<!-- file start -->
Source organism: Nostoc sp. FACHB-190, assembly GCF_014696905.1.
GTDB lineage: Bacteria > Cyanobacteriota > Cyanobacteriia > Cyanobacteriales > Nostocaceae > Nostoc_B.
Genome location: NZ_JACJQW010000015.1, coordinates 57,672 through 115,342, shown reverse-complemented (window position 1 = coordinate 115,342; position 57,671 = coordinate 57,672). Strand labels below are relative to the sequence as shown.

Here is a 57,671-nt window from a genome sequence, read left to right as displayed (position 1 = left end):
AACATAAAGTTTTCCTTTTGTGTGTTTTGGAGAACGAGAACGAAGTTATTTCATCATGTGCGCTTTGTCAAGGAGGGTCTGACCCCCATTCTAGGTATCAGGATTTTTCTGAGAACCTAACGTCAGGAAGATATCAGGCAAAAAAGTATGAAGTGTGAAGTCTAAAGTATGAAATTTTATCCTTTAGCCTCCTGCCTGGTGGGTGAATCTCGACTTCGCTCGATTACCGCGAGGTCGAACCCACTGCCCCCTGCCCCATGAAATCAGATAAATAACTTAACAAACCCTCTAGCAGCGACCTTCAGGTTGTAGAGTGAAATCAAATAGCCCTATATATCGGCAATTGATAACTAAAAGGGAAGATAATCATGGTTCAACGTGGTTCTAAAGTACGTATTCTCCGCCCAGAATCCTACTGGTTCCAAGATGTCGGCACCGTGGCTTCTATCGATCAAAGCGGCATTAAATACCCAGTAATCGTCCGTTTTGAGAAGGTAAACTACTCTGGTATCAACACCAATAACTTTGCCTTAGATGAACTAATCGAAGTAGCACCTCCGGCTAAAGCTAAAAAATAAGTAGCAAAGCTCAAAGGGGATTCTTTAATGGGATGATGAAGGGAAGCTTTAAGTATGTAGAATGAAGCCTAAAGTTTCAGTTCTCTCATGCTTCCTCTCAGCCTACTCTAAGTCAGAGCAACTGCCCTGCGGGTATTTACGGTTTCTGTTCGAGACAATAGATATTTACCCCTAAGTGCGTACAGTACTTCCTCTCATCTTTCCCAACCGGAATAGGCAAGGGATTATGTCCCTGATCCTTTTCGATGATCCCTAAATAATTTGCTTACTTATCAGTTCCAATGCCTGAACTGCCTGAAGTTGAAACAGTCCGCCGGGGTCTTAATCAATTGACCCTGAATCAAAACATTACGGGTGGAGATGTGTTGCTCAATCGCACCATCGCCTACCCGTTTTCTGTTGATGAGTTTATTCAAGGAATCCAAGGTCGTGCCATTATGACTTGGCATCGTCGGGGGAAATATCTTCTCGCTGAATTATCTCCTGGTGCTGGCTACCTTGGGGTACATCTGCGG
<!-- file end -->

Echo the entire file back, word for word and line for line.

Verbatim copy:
Source organism: Nostoc sp. FACHB-190, assembly GCF_014696905.1.
GTDB lineage: Bacteria > Cyanobacteriota > Cyanobacteriia > Cyanobacteriales > Nostocaceae > Nostoc_B.
Genome location: NZ_JACJQW010000015.1, coordinates 57,672 through 115,342, shown reverse-complemented (window position 1 = coordinate 115,342; position 57,671 = coordinate 57,672). Strand labels below are relative to the sequence as shown.

Here is a 57,671-nt window from a genome sequence, read left to right as displayed (position 1 = left end):
AACATAAAGTTTTCCTTTTGTGTGTTTTGGAGAACGAGAACGAAGTTATTTCATCATGTGCGCTTTGTCAAGGAGGGTCTGACCCCCATTCTAGGTATCAGGATTTTTCTGAGAACCTAACGTCAGGAAGATATCAGGCAAAAAAGTATGAAGTGTGAAGTCTAAAGTATGAAATTTTATCCTTTAGCCTCCTGCCTGGTGGGTGAATCTCGACTTCGCTCGATTACCGCGAGGTCGAACCCACTGCCCCCTGCCCCATGAAATCAGATAAATAACTTAACAAACCCTCTAGCAGCGACCTTCAGGTTGTAGAGTGAAATCAAATAGCCCTATATATCGGCAATTGATAACTAAAAGGGAAGATAATCATGGTTCAACGTGGTTCTAAAGTACGTATTCTCCGCCCAGAATCCTACTGGTTCCAAGATGTCGGCACCGTGGCTTCTATCGATCAAAGCGGCATTAAATACCCAGTAATCGTCCGTTTTGAGAAGGTAAACTACTCTGGTATCAACACCAATAACTTTGCCTTAGATGAACTAATCGAAGTAGCACCTCCGGCTAAAGCTAAAAAATAAGTAGCAAAGCTCAAAGGGGATTCTTTAATGGGATGATGAAGGGAAGCTTTAAGTATGTAGAATGAAGCCTAAAGTTTCAGTTCTCTCATGCTTCCTCTCAGCCTACTCTAAGTCAGAGCAACTGCCCTGCGGGTATTTACGGTTTCTGTTCGAGACAATAGATATTTACCCCTAAGTGCGTACAGTACTTCCTCTCATCTTTCCCAACCGGAATAGGCAAGGGATTATGTCCCTGATCCTTTTCGATGATCCCTAAATAATTTGCTTACTTATCAGTTCCAATGCCTGAACTGCCTGAAGTTGAAACAGTCCGCCGGGGTCTTAATCAATTGACCCTGAATCAAAACATTACGGGTGGAGATGTGTTGCTCAATCGCACCATCGCCTACCCGTTTTCTGTTGATGAGTTTATTCAAGGAATCCAAGGTCGTGCCATTATGACTTGGCATCGTCGGGGGAAATATCTTCTCGCTGAATTATCTCCTGGTGCTGGCTACCTTGGGGTACATCTGCGG